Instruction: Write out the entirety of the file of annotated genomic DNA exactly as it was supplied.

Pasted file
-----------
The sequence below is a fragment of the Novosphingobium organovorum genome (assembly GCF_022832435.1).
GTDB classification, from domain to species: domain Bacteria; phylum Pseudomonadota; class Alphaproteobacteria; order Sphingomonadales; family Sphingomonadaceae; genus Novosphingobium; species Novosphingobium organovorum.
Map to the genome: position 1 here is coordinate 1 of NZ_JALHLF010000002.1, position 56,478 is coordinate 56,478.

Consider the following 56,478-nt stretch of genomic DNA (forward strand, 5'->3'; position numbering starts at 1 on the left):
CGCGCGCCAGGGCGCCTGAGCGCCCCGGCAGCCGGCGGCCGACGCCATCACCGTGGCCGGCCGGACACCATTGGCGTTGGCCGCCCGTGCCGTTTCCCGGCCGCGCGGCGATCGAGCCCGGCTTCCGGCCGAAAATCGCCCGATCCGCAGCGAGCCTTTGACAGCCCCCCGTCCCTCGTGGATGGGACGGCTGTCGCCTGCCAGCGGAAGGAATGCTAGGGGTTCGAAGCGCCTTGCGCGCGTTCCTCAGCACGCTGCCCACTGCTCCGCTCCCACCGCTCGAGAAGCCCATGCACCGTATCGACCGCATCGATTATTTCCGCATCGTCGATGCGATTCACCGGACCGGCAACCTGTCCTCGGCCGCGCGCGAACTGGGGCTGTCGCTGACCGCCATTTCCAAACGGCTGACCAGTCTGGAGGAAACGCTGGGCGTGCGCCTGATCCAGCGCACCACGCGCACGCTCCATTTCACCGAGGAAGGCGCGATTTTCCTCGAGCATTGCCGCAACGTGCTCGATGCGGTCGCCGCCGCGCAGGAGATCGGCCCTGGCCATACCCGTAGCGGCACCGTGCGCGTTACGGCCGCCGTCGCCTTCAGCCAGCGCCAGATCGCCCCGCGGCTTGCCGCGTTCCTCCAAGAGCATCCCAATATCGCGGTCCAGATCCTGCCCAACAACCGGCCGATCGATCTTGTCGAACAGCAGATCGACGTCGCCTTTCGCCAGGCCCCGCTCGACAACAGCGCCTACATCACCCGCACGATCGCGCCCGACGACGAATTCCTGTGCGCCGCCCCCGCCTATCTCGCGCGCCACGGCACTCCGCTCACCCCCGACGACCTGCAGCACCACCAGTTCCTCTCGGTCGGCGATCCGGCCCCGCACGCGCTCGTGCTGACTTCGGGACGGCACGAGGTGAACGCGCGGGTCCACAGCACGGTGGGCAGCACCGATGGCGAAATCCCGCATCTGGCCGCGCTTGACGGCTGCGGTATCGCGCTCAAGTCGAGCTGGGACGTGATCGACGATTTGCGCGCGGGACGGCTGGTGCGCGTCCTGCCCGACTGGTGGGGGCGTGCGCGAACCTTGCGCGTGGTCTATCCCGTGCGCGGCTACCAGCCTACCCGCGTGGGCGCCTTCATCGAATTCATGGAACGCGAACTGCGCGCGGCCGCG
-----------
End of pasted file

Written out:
The sequence below is a fragment of the Novosphingobium organovorum genome (assembly GCF_022832435.1).
GTDB classification, from domain to species: domain Bacteria; phylum Pseudomonadota; class Alphaproteobacteria; order Sphingomonadales; family Sphingomonadaceae; genus Novosphingobium; species Novosphingobium organovorum.
Map to the genome: position 1 here is coordinate 1 of NZ_JALHLF010000002.1, position 56,478 is coordinate 56,478.

Consider the following 56,478-nt stretch of genomic DNA (forward strand, 5'->3'; position numbering starts at 1 on the left):
CGCGCGCCAGGGCGCCTGAGCGCCCCGGCAGCCGGCGGCCGACGCCATCACCGTGGCCGGCCGGACACCATTGGCGTTGGCCGCCCGTGCCGTTTCCCGGCCGCGCGGCGATCGAGCCCGGCTTCCGGCCGAAAATCGCCCGATCCGCAGCGAGCCTTTGACAGCCCCCCGTCCCTCGTGGATGGGACGGCTGTCGCCTGCCAGCGGAAGGAATGCTAGGGGTTCGAAGCGCCTTGCGCGCGTTCCTCAGCACGCTGCCCACTGCTCCGCTCCCACCGCTCGAGAAGCCCATGCACCGTATCGACCGCATCGATTATTTCCGCATCGTCGATGCGATTCACCGGACCGGCAACCTGTCCTCGGCCGCGCGCGAACTGGGGCTGTCGCTGACCGCCATTTCCAAACGGCTGACCAGTCTGGAGGAAACGCTGGGCGTGCGCCTGATCCAGCGCACCACGCGCACGCTCCATTTCACCGAGGAAGGCGCGATTTTCCTCGAGCATTGCCGCAACGTGCTCGATGCGGTCGCCGCCGCGCAGGAGATCGGCCCTGGCCATACCCGTAGCGGCACCGTGCGCGTTACGGCCGCCGTCGCCTTCAGCCAGCGCCAGATCGCCCCGCGGCTTGCCGCGTTCCTCCAAGAGCATCCCAATATCGCGGTCCAGATCCTGCCCAACAACCGGCCGATCGATCTTGTCGAACAGCAGATCGACGTCGCCTTTCGCCAGGCCCCGCTCGACAACAGCGCCTACATCACCCGCACGATCGCGCCCGACGACGAATTCCTGTGCGCCGCCCCCGCCTATCTCGCGCGCCACGGCACTCCGCTCACCCCCGACGACCTGCAGCACCACCAGTTCCTCTCGGTCGGCGATCCGGCCCCGCACGCGCTCGTGCTGACTTCGGGACGGCACGAGGTGAACGCGCGGGTCCACAGCACGGTGGGCAGCACCGATGGCGAAATCCCGCATCTGGCCGCGCTTGACGGCTGCGGTATCGCGCTCAAGTCGAGCTGGGACGTGATCGACGATTTGCGCGCGGGACGGCTGGTGCGCGTCCTGCCCGACTGGTGGGGGCGTGCGCGAACCTTGCGCGTGGTCTATCCCGTGCGCGGCTACCAGCCTACCCGCGTGGGCGCCTTCATCGAATTCATGGAACGCGAACTGCGCGCGGCCGCG